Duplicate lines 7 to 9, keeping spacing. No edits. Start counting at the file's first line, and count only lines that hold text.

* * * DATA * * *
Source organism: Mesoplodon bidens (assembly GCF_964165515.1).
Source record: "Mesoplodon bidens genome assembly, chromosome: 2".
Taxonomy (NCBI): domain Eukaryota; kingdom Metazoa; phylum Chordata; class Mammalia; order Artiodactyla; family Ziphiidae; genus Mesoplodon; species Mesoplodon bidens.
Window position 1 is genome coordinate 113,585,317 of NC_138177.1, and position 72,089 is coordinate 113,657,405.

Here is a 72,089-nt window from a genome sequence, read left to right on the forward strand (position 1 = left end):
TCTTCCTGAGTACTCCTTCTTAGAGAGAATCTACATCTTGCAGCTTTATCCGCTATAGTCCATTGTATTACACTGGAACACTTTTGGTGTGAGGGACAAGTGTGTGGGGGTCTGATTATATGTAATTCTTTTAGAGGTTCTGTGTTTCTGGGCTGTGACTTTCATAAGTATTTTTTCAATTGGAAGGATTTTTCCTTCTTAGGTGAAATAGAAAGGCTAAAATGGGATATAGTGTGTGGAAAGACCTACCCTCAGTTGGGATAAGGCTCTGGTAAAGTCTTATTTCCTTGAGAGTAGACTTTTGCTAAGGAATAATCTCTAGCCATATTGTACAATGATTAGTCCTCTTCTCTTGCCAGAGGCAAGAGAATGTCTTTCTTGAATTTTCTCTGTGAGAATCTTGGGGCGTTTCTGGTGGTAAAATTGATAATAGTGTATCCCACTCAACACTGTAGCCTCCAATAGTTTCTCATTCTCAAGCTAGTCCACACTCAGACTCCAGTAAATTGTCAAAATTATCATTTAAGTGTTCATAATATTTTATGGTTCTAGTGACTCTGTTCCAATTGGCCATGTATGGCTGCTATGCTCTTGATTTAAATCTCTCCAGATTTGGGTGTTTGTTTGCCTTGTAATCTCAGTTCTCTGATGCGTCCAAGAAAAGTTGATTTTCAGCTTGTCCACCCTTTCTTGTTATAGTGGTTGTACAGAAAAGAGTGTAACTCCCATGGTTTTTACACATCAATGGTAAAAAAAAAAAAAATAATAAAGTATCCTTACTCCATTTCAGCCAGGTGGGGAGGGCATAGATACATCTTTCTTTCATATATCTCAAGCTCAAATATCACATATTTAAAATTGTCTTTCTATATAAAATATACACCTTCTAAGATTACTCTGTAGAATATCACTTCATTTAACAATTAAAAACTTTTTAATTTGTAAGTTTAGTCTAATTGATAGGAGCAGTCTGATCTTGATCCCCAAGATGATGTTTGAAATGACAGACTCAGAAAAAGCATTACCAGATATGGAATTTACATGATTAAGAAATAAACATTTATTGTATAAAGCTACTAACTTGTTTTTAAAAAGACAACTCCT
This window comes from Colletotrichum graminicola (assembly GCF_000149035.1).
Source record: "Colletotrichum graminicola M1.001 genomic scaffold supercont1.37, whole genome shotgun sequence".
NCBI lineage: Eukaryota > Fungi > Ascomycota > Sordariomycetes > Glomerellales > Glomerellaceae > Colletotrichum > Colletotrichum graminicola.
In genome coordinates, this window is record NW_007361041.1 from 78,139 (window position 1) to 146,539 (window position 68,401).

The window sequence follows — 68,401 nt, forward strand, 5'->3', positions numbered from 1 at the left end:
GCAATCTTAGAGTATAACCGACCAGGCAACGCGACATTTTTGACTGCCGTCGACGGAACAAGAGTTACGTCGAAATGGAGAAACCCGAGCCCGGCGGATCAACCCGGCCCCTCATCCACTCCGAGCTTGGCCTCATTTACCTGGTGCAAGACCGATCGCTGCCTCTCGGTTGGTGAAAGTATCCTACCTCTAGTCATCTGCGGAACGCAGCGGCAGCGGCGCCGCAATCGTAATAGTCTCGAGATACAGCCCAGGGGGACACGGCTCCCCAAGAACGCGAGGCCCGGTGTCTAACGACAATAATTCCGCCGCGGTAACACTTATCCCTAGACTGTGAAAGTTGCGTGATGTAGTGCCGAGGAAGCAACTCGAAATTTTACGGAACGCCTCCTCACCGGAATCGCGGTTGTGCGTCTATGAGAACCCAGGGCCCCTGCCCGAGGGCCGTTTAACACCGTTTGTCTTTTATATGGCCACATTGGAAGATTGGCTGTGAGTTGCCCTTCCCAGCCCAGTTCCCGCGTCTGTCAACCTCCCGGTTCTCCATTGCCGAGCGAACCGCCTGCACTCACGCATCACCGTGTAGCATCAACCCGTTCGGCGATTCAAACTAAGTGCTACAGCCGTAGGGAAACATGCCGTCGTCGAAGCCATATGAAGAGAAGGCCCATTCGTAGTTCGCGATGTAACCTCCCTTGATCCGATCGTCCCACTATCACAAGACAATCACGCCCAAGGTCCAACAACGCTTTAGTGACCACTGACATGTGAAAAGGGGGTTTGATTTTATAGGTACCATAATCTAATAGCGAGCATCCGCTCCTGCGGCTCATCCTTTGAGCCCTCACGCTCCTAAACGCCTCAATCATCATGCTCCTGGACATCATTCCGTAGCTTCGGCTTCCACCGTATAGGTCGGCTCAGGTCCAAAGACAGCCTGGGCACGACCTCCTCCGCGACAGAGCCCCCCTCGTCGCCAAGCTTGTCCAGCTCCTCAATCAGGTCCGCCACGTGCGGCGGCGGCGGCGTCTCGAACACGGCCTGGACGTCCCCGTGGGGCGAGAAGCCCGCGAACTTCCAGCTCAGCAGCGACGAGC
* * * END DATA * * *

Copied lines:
This window comes from Colletotrichum graminicola (assembly GCF_000149035.1).
Source record: "Colletotrichum graminicola M1.001 genomic scaffold supercont1.37, whole genome shotgun sequence".
NCBI lineage: Eukaryota > Fungi > Ascomycota > Sordariomycetes > Glomerellales > Glomerellaceae > Colletotrichum > Colletotrichum graminicola.